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Smoke your rights

This story has been edited from its original print version to reflect accuracy.

At 4:20 on Wednesday, April 10, Washington State University Vancouver students filled the Firstenberg Student Commons (FCS) for some “Higher Education”— the recent legalization of marijuana and how it affects them.  As the students filtered into the building, they were greeted by the sound of Peter Tosh’s song “Legalize It.”  The event, titled “Higher Education: Know Your Reefer Rights” was sponsored by the ASWSUV and event organizers provided snacks and sodas for those attending. The event began with attendees munching on Doritos and brownies.

The first speaker, Washington State Liquor Control Board member Chris Marr, spoke about the details of marijuana’s new legal status in Washington, as well as the differences between Colorado and Washington’s marijuana laws.  Marr first broke down the strict regulations that will be implemented when marijuana stores begin to open around the state.  According to Marr, every gram of Marijuana needs to be accounted for.  This is not only for legal liability reasons, but for tax purposes as well.

Since Washington State officials expect the marijuana law (also known as I-502) to generate upwards of $2 billion in tax revenue, the Washington State Liquor Control Board wants to ensure that recreational stores pay the full 25% tax on any and all product.  Along with close regulation, Marr also spoke about several restrictions on where stores will be allowed. Currently, the law states retailers cannot open a store within 1000 feet of “any elementary or secondary school, playground, recreation center or facility, child care center, public park, public transit center, library or game arcade that allows minors to enter.”  One member of the audience questioned Marr as to what qualified as an arcade, but Marr did not have a specific answer.  The issues Marr discussed addressed some of the many gray areas that have yet to be ironed out in public policy, as the legalization of marijuana is new territory for Washington State and indeed the US.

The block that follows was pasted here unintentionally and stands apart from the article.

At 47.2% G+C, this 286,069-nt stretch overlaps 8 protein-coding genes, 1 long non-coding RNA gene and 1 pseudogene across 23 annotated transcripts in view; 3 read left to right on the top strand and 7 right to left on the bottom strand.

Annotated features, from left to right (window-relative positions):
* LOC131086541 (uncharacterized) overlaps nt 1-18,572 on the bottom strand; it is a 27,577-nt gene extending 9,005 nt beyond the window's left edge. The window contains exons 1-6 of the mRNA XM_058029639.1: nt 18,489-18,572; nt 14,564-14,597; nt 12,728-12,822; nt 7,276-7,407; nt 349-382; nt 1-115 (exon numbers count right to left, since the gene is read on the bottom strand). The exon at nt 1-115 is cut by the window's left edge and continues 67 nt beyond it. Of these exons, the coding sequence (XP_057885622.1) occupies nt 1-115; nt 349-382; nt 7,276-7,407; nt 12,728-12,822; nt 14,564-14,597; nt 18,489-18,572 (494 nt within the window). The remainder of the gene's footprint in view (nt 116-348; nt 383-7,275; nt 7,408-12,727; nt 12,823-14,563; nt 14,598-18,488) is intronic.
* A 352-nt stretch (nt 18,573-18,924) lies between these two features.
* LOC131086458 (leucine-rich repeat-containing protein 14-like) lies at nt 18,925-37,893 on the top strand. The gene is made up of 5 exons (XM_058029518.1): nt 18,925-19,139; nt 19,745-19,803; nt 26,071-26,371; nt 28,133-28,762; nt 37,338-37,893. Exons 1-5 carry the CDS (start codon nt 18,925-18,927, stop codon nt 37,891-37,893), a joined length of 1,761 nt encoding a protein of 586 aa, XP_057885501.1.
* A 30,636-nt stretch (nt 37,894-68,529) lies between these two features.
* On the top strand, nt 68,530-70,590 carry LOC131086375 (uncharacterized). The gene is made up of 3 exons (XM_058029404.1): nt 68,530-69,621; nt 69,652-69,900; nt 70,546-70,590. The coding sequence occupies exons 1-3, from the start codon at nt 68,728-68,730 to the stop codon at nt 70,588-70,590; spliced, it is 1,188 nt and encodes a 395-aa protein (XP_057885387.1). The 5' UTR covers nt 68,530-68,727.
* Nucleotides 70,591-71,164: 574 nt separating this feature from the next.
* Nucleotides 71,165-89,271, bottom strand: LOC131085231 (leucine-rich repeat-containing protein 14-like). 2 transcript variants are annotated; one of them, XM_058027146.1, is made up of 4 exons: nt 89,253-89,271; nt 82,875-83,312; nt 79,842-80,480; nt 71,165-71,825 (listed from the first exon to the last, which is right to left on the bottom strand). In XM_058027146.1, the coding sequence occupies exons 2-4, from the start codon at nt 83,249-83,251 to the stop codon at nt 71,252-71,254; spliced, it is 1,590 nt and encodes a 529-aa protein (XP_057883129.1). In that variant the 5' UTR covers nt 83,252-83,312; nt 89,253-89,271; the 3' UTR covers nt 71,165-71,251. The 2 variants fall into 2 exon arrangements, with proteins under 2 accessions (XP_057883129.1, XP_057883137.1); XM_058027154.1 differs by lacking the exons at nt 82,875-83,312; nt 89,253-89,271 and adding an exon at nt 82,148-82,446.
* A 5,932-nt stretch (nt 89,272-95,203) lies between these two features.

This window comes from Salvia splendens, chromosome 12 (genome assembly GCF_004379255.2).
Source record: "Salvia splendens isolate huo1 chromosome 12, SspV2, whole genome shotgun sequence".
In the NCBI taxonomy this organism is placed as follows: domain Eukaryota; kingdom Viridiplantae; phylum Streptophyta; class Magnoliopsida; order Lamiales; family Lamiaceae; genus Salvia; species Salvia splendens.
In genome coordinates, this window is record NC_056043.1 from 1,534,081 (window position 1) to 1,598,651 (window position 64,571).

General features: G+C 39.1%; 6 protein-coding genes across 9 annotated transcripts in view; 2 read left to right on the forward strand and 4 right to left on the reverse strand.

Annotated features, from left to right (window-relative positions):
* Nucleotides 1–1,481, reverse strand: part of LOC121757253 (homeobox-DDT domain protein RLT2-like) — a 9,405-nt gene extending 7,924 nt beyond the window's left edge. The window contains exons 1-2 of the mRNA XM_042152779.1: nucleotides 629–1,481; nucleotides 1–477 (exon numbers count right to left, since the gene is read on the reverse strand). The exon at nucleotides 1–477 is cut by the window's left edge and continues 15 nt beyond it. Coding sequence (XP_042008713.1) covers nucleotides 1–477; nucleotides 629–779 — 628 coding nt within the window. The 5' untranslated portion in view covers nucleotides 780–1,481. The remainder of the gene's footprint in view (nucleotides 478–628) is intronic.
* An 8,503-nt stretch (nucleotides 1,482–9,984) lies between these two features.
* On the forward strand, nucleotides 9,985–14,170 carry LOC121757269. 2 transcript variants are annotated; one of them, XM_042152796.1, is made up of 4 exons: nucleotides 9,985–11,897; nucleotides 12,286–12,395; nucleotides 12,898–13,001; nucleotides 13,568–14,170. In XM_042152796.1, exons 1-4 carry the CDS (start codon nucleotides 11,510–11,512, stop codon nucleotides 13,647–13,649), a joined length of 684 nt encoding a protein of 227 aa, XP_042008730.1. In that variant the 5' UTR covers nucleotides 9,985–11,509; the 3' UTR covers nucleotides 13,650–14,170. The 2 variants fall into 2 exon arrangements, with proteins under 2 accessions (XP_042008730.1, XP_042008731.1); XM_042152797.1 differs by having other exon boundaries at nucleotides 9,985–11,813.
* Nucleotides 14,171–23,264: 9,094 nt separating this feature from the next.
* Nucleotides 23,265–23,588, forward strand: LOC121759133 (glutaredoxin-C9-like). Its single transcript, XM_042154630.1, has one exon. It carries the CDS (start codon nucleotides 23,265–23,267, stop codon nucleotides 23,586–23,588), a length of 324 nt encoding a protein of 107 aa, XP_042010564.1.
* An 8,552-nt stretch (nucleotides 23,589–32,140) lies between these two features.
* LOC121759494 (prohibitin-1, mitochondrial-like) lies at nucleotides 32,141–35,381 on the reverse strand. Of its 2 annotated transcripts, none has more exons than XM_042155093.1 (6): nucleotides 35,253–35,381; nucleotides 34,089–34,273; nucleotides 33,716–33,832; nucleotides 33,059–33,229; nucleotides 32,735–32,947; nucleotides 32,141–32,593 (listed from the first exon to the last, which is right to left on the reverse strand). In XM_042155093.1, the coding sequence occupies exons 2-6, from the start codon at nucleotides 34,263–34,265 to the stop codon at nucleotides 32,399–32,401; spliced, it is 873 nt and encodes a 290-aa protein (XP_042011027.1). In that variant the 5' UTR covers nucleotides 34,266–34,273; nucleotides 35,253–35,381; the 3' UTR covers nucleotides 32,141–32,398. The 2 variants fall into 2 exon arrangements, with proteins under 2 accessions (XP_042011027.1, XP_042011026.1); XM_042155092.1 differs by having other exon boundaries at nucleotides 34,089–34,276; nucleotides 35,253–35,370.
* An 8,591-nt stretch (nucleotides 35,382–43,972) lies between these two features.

After Marr finished speaking, Clay Mosher, Canada native and associate professor of sociology at WSU Vancouver, took the microphone to speak. Mosher discussed the opposition’s lies and misconceptions regarding marijuana, or as Mosher called it, the “re-demonization” of marijuana.  Mosher pointed out how the media has hyped up stories of overdosing on marijuana, which Mosher described as nearly impossible. While there are people that have reacted badly to marijuana, there have been no cases of an overdose like an overdose on heroin, Mosher told the audience

When Mosher finished the floor was opened for a Q&A session.  During the Q&A, Marr discussed what might happen when the next American President is not as lax on federal marijuana laws as the Obama administration seems to be.

“There are people who think the next administration is going to kick your door in and throw you in prison.  I don’t think so.  There are more people consuming, there is a higher level of tolerance.  I think it would be political unreasonable to assume that there will be a hard core crackdown,” Marr said. Marr went on say that there will still be an ongoing struggle at the federal level, particularly with the ’drug control apparatus.’  Students interested in learning more about I-502 are encouraged to visit lcb.wa.gov.

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